11/12/2012 - 09:24

Analysis: flow of funds to boost confidence in 2013

11/12/2012 - 09:24


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Most investors are not stupid, but if you follow the trail of money they leave there does seem to be an awful lot who just don’t think about where they park their hard-earned savings – and that could be another pointer to a much stronger-than-expected stock market next year.

Unfortunately, the latest piece of evidence to build on last week’s optimistic forecast that 2013 will be a better year than is widely believed also demonstrates that people really do have a herd mentality when it comes to money.

And, over the past year the herd has been stampeding into government bonds and other forms of allegedly super-safe havens, even as returns have plummeted.

According to a firm which follows money flows, Hedge Fund Research (now known as HFR Database), a milestone in fund allocation might occur in the next few weeks with the amount of money in bonds exceeding equities (shares) for the first time -- ever.

The information collated by HFR is very much linked to the British, American and European markets where the global financial crisis remains alive, and kicking.

But, what happens in the major markets of the world has a habit of spilling over into smaller markets such as Australia quite quickly; another example of the herd at work.

HFR’s research, which looked at funds which have either a fixed-income focus or an equity-trading strategy, covered an estimated $US2 trillion in funds under management, a mountain of money which is bigger than the annual output of the Australian economy.

What it found, as noted yesterday by London’s Financial Times newspaper, is that the shift out of equity-based funds has been accelerating as investors rushed for safety, despite the fact that the price of safety has become very high.

German five-year “bunds” for example, are currently yielding 0.29% or, for the super-safety conscious, you can lock up your savings until the year 2144 and receive a return of 2.24%, though why anyone would invest for 32 years is an interesting question – almost as interesting as the fact that after inflation they would get a zero (0%) return on their money.

Germany is not alone in the giant “bond bubble” which has developed around the world thanks to the flight to safety, triggered by the GFC. U.S. two year treasury bonds are paying 0.24%, and 30-year bonds are paying 1.63%.

Most investments in super-safe bond investments are losing money on an investment yield basis. In effect, people are paying governments a fee to park their savings because they’re worried about a prolonged recession which will wipe out conventional companies, destroying both their share prices and ability to pay dividends.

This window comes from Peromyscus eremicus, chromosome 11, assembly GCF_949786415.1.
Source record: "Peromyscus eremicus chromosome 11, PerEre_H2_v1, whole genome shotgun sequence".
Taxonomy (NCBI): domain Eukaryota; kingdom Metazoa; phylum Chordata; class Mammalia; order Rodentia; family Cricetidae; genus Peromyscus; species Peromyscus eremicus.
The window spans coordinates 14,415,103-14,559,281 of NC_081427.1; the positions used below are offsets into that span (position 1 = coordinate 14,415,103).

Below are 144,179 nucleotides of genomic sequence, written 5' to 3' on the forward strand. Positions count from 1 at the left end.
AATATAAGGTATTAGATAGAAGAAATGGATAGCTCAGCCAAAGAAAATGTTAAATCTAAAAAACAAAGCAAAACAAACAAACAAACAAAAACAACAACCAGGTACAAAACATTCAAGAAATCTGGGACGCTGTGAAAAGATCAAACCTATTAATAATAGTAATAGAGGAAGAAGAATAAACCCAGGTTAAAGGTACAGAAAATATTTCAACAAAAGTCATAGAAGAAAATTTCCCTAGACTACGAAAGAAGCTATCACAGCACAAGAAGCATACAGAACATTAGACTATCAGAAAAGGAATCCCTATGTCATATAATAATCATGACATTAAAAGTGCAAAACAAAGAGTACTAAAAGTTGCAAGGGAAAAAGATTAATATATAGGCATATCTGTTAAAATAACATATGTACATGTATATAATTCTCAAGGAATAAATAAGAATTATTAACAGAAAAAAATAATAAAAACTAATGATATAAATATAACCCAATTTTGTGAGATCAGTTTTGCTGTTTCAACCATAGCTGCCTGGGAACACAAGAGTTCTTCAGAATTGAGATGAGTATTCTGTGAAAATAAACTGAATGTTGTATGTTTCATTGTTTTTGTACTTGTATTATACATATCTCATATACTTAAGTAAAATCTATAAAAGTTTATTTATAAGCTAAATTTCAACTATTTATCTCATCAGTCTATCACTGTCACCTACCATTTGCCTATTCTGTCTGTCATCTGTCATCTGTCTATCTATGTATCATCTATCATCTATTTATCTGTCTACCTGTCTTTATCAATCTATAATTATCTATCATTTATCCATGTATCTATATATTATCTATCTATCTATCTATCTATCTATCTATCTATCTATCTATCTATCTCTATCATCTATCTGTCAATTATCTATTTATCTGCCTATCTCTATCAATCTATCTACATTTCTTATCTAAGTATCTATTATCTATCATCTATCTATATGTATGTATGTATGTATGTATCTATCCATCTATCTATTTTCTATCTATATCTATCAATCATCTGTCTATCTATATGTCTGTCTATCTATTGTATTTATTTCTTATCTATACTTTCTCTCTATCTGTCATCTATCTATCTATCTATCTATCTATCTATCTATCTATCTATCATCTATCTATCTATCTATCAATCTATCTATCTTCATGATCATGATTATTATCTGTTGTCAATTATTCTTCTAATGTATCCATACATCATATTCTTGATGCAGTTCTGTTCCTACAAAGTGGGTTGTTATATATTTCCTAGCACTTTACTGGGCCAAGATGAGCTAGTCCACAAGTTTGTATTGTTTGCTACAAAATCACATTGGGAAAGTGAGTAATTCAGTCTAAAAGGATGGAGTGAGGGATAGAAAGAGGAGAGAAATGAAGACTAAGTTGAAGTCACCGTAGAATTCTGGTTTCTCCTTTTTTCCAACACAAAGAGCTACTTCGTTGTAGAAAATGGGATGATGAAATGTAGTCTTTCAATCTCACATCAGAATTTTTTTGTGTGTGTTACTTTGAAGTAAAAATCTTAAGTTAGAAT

Fear of Armageddon is one way of describing the rush to safety, but while that might have had a rational explanation in 2008, or during the latest bout of global uncertainty, the stampede has been dramatically overdone, creating an unnatural asset allocation mix.

Unwinding this “bond bubble”, which is what you can rightly call any asset class over-inflated with money, will be a spectacular event to watch, producing big winners and big losers.

The losers will be savers who keep their money in bonds as the world crawls back towards some sort of economic normality, which is what’s happening now, because normality means rising interest rates and falling bond prices.

Depending on when an investor bought, the danger is being locked into an underperforming asset with buyers pushing down the capital value.

Meanwhile, over in the equity markets the seeds are being sown for recovery as burned bond investors extract their savings and re-allocate it to dividend paying companies which are currently offering highly attractive yields.

One Australian example illustrates the imbalance that has developed in investment markets.

Westpac is currently offering rates varying from 2.5% for short-dated deposits (one to six months), and up to 4.65% for a five year deposit.

You would have to be a very worried investor to take that sort of return on your money when you can buy Westpac shares today for around $25.90 and enjoy a dividend yield of 6.4%.

Fear of catastrophic failure is what seems to be dominating the thinking of European and American investors, despite evidence that the world is bumbling its way out of five years in a dark place.

Whether the historic funds flip of there being more money allocated to fixed interest than equities is a hang-over from past, or a pointer to an even darker future will be interesting to watch.

But, there is no doubt that the smarter money managers can see a bond bubble getting ready to burst and when it does there will be a fresh rush by the herd, back into equities.

Will the herd never learn?

That’s a rhetorical question, by the way. Of course it won’t. Herds never learn, people learn.

Moral of the story, be a people, not a member of the herd.


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